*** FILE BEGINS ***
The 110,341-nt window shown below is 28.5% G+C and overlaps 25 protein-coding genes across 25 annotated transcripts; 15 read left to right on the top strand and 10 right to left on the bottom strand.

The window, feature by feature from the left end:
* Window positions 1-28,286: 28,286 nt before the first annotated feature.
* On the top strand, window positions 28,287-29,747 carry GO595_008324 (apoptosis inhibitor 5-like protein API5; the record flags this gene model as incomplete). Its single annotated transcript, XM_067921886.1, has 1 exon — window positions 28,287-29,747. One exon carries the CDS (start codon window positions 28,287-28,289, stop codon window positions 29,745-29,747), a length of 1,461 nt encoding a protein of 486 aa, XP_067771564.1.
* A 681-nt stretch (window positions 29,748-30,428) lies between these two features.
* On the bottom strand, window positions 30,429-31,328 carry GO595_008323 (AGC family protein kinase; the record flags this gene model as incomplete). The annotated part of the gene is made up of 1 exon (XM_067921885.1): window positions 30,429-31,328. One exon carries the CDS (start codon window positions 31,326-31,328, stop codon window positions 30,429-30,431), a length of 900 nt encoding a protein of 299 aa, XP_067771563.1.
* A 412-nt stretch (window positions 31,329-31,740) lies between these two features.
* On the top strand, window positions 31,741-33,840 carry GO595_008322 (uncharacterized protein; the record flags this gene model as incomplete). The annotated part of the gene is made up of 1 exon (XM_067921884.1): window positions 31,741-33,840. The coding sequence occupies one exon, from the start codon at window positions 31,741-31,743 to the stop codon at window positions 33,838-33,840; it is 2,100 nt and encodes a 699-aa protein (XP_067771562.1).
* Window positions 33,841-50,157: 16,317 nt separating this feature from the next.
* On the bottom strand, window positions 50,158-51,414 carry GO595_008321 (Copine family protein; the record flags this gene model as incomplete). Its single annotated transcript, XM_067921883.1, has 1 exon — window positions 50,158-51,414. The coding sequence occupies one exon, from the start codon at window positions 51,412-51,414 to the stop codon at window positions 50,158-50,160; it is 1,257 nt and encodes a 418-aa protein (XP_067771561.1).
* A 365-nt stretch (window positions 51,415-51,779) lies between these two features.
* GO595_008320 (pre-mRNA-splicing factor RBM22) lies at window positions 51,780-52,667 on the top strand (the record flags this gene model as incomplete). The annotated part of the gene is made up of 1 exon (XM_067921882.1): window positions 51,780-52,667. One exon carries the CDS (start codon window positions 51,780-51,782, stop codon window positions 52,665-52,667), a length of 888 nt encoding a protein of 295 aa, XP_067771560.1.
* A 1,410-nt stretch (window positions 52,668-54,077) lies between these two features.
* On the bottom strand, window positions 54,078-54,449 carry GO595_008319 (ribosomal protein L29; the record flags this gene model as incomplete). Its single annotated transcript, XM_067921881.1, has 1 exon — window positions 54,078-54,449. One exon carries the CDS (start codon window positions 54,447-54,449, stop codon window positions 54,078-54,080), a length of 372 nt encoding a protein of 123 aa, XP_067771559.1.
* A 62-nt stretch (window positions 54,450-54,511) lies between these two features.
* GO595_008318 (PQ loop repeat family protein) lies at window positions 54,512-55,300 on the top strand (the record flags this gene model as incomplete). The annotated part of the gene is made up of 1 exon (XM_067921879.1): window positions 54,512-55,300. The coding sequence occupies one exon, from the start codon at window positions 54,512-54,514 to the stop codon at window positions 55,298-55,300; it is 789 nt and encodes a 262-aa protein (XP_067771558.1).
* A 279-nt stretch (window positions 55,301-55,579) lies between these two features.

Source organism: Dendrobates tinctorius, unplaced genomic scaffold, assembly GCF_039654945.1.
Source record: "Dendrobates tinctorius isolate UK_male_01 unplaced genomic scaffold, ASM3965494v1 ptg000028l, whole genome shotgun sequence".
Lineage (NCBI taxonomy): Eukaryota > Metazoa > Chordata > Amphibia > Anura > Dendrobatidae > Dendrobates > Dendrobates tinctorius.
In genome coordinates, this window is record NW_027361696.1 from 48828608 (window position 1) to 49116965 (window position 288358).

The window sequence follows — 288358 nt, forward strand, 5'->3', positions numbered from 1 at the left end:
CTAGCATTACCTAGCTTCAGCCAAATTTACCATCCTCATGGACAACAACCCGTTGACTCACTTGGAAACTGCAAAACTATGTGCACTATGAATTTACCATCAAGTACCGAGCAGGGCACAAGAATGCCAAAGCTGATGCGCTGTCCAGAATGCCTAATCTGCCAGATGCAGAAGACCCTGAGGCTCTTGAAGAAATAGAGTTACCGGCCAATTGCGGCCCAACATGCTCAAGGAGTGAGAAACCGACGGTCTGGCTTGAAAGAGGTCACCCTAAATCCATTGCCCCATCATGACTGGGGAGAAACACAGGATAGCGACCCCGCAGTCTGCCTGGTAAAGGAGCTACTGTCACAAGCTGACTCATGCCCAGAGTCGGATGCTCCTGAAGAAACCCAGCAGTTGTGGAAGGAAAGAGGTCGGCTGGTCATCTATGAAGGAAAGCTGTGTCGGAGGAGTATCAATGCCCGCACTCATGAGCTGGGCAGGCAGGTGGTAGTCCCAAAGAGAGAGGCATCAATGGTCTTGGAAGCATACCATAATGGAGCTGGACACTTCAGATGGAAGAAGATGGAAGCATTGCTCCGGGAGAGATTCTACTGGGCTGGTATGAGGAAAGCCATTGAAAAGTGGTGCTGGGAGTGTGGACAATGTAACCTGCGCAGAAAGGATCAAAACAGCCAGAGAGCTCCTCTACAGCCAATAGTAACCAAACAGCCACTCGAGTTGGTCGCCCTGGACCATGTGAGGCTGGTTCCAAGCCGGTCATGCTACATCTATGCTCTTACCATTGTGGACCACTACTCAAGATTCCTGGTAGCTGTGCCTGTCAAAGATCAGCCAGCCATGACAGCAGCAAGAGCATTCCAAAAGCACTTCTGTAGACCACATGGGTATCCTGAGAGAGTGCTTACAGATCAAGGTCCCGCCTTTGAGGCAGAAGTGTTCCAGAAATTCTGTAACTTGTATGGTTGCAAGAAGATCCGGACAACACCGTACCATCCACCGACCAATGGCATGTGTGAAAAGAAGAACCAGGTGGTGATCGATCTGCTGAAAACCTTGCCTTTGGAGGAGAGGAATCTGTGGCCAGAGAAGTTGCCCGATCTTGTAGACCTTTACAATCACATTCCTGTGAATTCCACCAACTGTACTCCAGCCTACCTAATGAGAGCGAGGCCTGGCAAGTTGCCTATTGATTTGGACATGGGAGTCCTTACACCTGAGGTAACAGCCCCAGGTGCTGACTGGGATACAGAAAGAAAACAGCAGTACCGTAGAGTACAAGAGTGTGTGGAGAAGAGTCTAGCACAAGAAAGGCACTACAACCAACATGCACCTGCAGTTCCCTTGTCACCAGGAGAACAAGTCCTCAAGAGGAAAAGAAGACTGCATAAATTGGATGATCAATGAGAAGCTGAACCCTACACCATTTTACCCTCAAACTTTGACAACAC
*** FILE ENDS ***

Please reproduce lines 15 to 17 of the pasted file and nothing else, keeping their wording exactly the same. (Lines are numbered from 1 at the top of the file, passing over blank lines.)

* A 62-nt stretch (window positions 54,450-54,511) lies between these two features.
* GO595_008318 (PQ loop repeat family protein) lies at window positions 54,512-55,300 on the top strand (the record flags this gene model as incomplete). The annotated part of the gene is made up of 1 exon (XM_067921879.1): window positions 54,512-55,300. The coding sequence occupies one exon, from the start codon at window positions 54,512-54,514 to the stop codon at window positions 55,298-55,300; it is 789 nt and encodes a 262-aa protein (XP_067771558.1).
* A 279-nt stretch (window positions 55,301-55,579) lies between these two features.